William instructs these brave volunteers to spread out. He tells them that if they have to open fire, they should aim low at the knees. He wants to take the robbers alive.

William, the sheriff, and the volunteers slowly edge forward into the swamp. But then, suddenly, a gang member pops up from the thicket, raises his gun, and squeezes off a stray shot. William and his men fire back. The gang member falls down, clutching his chest. William just shakes his head. So much for aiming low.

Soon, three more outlaws pop up from the thicket and open fire. William feels a blow hit his side like a sledgehammer. He stumbles backward but keeps his feet, and continues his advance. He and his men keep shooting until the return fire stops, and the swamp falls silent.

As the smoke clears, William examines his side. The rosewood pipe in his pocket is broken but there’s no blood. The bullet is lodged in his belt. William feels very lucky. He’ll have a nasty bruise, but he’ll survive.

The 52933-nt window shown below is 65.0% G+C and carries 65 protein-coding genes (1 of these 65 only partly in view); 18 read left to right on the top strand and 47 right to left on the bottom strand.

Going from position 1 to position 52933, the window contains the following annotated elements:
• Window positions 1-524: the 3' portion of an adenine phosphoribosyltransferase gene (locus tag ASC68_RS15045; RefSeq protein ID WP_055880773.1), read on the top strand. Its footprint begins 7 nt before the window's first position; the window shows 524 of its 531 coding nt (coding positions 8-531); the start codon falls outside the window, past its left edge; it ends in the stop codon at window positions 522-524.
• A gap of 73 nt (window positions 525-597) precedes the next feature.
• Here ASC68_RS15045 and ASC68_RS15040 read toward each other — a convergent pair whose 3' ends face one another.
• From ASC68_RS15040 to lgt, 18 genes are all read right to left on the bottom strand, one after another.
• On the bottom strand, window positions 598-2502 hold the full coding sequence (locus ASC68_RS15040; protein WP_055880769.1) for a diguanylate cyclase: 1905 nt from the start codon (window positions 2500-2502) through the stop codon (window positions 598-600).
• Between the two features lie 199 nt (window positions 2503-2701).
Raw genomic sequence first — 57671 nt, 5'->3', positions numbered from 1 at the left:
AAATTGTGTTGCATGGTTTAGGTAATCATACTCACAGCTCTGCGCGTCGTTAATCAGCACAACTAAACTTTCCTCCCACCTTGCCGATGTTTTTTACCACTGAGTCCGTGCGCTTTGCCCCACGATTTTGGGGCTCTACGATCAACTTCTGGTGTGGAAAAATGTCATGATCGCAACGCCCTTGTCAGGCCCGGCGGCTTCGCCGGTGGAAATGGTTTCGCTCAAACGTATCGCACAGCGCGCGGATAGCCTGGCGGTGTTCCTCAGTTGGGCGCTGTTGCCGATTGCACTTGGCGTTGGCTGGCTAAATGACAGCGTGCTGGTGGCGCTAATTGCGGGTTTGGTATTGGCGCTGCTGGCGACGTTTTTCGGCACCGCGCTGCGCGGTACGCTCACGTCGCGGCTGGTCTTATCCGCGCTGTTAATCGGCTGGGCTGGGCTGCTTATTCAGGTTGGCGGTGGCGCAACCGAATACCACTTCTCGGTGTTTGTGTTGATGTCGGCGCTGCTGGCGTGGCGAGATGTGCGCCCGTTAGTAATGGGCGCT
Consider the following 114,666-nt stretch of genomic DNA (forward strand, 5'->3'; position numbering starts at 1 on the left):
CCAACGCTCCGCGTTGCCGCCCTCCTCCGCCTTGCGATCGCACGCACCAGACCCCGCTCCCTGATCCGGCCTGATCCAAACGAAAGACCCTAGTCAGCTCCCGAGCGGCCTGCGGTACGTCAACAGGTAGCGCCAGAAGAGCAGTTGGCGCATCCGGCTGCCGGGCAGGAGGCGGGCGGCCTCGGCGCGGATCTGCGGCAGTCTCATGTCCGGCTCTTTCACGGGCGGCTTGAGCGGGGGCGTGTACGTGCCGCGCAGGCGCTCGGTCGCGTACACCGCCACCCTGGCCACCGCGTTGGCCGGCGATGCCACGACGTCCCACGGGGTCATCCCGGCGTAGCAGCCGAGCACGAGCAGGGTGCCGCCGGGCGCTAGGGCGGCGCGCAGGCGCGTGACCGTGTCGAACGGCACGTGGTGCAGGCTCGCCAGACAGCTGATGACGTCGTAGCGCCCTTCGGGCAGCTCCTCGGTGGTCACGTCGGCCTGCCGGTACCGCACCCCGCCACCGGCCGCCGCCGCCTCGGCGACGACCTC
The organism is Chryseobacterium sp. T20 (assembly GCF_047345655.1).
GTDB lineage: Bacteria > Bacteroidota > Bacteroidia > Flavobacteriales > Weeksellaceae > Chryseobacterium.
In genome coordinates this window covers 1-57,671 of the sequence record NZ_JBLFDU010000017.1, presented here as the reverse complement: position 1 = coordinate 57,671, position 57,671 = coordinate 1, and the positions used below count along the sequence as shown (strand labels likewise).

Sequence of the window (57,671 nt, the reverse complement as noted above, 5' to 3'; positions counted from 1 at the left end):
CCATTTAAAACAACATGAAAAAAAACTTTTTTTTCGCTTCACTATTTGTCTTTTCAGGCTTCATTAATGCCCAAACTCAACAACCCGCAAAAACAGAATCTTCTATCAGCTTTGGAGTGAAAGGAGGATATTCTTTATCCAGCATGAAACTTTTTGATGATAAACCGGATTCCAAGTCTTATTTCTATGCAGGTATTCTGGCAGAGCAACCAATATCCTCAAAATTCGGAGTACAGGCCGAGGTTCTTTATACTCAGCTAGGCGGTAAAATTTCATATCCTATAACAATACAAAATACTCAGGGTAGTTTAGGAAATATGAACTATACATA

So William continues advancing through the thicket until hears a voice calling out. The outlaw says that all the gang members apart from him are down. So the local sheriff calls out, “come out with your hands up”. The outlaw says he’ll do his best, but he has a broken arm.

William watches, his eyes scanning the thicket in case it’s a trap. Then, a lone outlaw rises to his feet, holding a blood-stained handkerchief in his left hand, his right arm dangling limply.

Suddenly, a shot rings out from behind William and the outlaw crumples up into a heap. William shakes his head again. Then he staggers through the thicket, rubbing his aching side. 

The outlaw who just tried to surrender is lying on the ground in pain, groaning and indignant that he was shot while trying to give himself up.

William glances around and sees three more bodies; two of the outlaws are badly wounded; one looks dead. William sighs in frustration. Six robbers survived the Northfield Raid. There are only four here. Which means two of them are still out there.